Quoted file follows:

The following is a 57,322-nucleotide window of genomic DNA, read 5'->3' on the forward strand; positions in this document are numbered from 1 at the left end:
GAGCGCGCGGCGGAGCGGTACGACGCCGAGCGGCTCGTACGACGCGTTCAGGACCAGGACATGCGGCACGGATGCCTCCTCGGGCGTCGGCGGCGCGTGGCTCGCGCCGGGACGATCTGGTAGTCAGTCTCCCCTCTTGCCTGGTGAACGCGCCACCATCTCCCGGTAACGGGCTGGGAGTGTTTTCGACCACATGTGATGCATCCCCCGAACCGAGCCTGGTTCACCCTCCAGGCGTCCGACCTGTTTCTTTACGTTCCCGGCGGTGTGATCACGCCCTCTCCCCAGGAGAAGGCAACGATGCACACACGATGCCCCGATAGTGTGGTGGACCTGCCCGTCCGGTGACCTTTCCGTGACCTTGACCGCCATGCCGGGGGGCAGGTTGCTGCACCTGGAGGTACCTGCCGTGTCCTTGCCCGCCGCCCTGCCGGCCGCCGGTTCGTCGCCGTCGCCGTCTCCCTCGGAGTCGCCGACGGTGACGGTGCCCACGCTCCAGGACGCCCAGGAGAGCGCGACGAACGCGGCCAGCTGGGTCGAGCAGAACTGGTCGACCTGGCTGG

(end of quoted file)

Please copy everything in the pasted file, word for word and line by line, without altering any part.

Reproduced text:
The following is a 57,322-nucleotide window of genomic DNA, read 5'->3' on the forward strand; positions in this document are numbered from 1 at the left end:
GAGCGCGCGGCGGAGCGGTACGACGCCGAGCGGCTCGTACGACGCGTTCAGGACCAGGACATGCGGCACGGATGCCTCCTCGGGCGTCGGCGGCGCGTGGCTCGCGCCGGGACGATCTGGTAGTCAGTCTCCCCTCTTGCCTGGTGAACGCGCCACCATCTCCCGGTAACGGGCTGGGAGTGTTTTCGACCACATGTGATGCATCCCCCGAACCGAGCCTGGTTCACCCTCCAGGCGTCCGACCTGTTTCTTTACGTTCCCGGCGGTGTGATCACGCCCTCTCCCCAGGAGAAGGCAACGATGCACACACGATGCCCCGATAGTGTGGTGGACCTGCCCGTCCGGTGACCTTTCCGTGACCTTGACCGCCATGCCGGGGGGCAGGTTGCTGCACCTGGAGGTACCTGCCGTGTCCTTGCCCGCCGCCCTGCCGGCCGCCGGTTCGTCGCCGTCGCCGTCTCCCTCGGAGTCGCCGACGGTGACGGTGCCCACGCTCCAGGACGCCCAGGAGAGCGCGACGAACGCGGCCAGCTGGGTCGAGCAGAACTGGTCGACCTGGCTGG